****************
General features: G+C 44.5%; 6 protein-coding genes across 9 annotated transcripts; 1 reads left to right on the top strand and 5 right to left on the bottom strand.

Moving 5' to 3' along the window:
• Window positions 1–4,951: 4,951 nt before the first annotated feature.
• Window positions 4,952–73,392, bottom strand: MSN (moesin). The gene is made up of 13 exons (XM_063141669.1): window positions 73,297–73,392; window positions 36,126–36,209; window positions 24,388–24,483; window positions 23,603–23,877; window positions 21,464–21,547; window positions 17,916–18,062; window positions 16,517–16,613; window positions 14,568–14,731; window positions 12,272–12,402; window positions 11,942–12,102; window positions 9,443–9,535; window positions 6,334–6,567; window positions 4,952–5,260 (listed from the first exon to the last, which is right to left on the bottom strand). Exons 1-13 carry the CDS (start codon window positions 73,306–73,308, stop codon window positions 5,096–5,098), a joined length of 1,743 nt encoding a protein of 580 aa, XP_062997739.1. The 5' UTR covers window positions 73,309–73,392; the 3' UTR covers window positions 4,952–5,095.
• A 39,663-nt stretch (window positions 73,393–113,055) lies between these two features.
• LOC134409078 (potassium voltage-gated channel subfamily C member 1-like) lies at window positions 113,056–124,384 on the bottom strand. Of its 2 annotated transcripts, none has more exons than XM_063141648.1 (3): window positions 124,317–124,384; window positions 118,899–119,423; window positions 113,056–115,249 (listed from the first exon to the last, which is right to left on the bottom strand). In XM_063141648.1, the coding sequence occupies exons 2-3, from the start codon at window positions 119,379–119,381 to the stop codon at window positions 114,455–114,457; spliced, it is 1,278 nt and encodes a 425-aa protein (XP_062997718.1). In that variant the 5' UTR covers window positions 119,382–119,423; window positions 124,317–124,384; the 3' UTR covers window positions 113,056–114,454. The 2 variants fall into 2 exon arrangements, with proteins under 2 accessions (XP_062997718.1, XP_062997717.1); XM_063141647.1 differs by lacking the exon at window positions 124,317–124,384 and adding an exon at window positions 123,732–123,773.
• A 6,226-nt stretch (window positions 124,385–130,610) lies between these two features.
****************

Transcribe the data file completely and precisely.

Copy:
General features: G+C 44.5%; 6 protein-coding genes across 9 annotated transcripts; 1 reads left to right on the top strand and 5 right to left on the bottom strand.

Moving 5' to 3' along the window:
• Window positions 1–4,951: 4,951 nt before the first annotated feature.
• Window positions 4,952–73,392, bottom strand: MSN (moesin). The gene is made up of 13 exons (XM_063141669.1): window positions 73,297–73,392; window positions 36,126–36,209; window positions 24,388–24,483; window positions 23,603–23,877; window positions 21,464–21,547; window positions 17,916–18,062; window positions 16,517–16,613; window positions 14,568–14,731; window positions 12,272–12,402; window positions 11,942–12,102; window positions 9,443–9,535; window positions 6,334–6,567; window positions 4,952–5,260 (listed from the first exon to the last, which is right to left on the bottom strand). Exons 1-13 carry the CDS (start codon window positions 73,306–73,308, stop codon window positions 5,096–5,098), a joined length of 1,743 nt encoding a protein of 580 aa, XP_062997739.1. The 5' UTR covers window positions 73,309–73,392; the 3' UTR covers window positions 4,952–5,095.
• A 39,663-nt stretch (window positions 73,393–113,055) lies between these two features.
• LOC134409078 (potassium voltage-gated channel subfamily C member 1-like) lies at window positions 113,056–124,384 on the bottom strand. Of its 2 annotated transcripts, none has more exons than XM_063141648.1 (3): window positions 124,317–124,384; window positions 118,899–119,423; window positions 113,056–115,249 (listed from the first exon to the last, which is right to left on the bottom strand). In XM_063141648.1, the coding sequence occupies exons 2-3, from the start codon at window positions 119,379–119,381 to the stop codon at window positions 114,455–114,457; spliced, it is 1,278 nt and encodes a 425-aa protein (XP_062997718.1). In that variant the 5' UTR covers window positions 119,382–119,423; window positions 124,317–124,384; the 3' UTR covers window positions 113,056–114,454. The 2 variants fall into 2 exon arrangements, with proteins under 2 accessions (XP_062997718.1, XP_062997717.1); XM_063141647.1 differs by lacking the exon at window positions 124,317–124,384 and adding an exon at window positions 123,732–123,773.
• A 6,226-nt stretch (window positions 124,385–130,610) lies between these two features.